At the South Portal, Konstantinos Bastis explains that rock support is used to assist natural rock convergence which must be less than two millimeters per month.
Reinforcement consists of two rows of 5 m Swellex PM24 rock bolts, eight in one row and nine in the next. The rows are spaced 2.5 m apart where no convergence is noted. Where convergence is noted, the rows are 2 m apart.
The rockbolt holes are drilled with the same 51 mm bit used for the blastholes. Two bolts are installed in the benches, one on each side. In the escape tunnel, 5 m Swellex PM24 bolts are installed in two rows, the first row with six bolts, the second with seven.
Fiber-reinforced shotcrete is applied in two overlapping stages to a thickness of at least 15 cm. The first 5 cm is applied immediately after bolting. Setup time is fast enough to provide almost immediate support. Poulopoulos said that with proper scaling and bolting, the 5 cm fiber-reinforced shotcrete enables them to progress at a good pace safely, saving them the extra step of bolting up mesh.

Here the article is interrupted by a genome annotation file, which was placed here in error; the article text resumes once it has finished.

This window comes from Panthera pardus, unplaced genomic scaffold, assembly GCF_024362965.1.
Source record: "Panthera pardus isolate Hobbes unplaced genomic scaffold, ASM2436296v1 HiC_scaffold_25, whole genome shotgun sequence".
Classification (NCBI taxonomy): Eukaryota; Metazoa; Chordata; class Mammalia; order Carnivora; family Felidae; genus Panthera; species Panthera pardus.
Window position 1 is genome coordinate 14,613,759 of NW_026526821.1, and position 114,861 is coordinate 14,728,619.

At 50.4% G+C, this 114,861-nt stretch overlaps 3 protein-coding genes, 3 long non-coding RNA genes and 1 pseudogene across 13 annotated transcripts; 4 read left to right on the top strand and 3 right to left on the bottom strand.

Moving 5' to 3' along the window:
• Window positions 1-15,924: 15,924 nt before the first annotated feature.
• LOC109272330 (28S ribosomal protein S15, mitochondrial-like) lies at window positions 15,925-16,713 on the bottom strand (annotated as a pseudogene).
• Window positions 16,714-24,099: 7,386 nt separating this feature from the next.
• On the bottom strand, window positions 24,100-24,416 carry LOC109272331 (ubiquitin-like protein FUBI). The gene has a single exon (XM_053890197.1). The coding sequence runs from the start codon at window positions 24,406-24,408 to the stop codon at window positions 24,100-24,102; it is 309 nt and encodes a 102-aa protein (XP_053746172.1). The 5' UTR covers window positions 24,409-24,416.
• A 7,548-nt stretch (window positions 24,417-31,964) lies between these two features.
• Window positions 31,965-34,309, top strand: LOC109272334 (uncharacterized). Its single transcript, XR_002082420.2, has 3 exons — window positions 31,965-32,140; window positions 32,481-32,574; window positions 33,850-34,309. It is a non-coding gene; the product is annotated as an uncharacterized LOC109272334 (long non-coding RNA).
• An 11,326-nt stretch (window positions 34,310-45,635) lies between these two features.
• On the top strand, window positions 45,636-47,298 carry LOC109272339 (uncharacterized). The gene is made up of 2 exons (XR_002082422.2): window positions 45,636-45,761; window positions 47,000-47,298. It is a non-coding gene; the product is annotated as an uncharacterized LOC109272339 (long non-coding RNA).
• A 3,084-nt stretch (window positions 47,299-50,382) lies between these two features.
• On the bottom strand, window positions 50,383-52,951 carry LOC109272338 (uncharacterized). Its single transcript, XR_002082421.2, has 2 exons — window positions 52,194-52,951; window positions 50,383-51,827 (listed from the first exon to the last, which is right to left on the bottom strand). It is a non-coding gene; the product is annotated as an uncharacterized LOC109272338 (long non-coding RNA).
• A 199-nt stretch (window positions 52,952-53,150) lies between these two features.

The second layer of 10 cm shotcrete overlaps the initial 5 cm shotcreting during the next advance and provides the necessary support until the permanent lining is installed.
Minimum of convergence
In this way, convergence during excavation has been kept to a minimum without compromising on safety or progress. Lattice girders are used wherever movement is anticipated and will become an integrated part of the final tunnel lining.
Poulopoulos concludes: “We are in a remote location here with great hardship and logistics difficulties. But we will succeed because we have the best people in the right places. Atlas Copco is doing a good job of supporting us and we challenge each other to achieve excellence every day.”
Both tunnels are on schedule to meet their 2016 completion date.
Epiroc operated under the trademark “Atlas Copco” prior to January 1, 2018.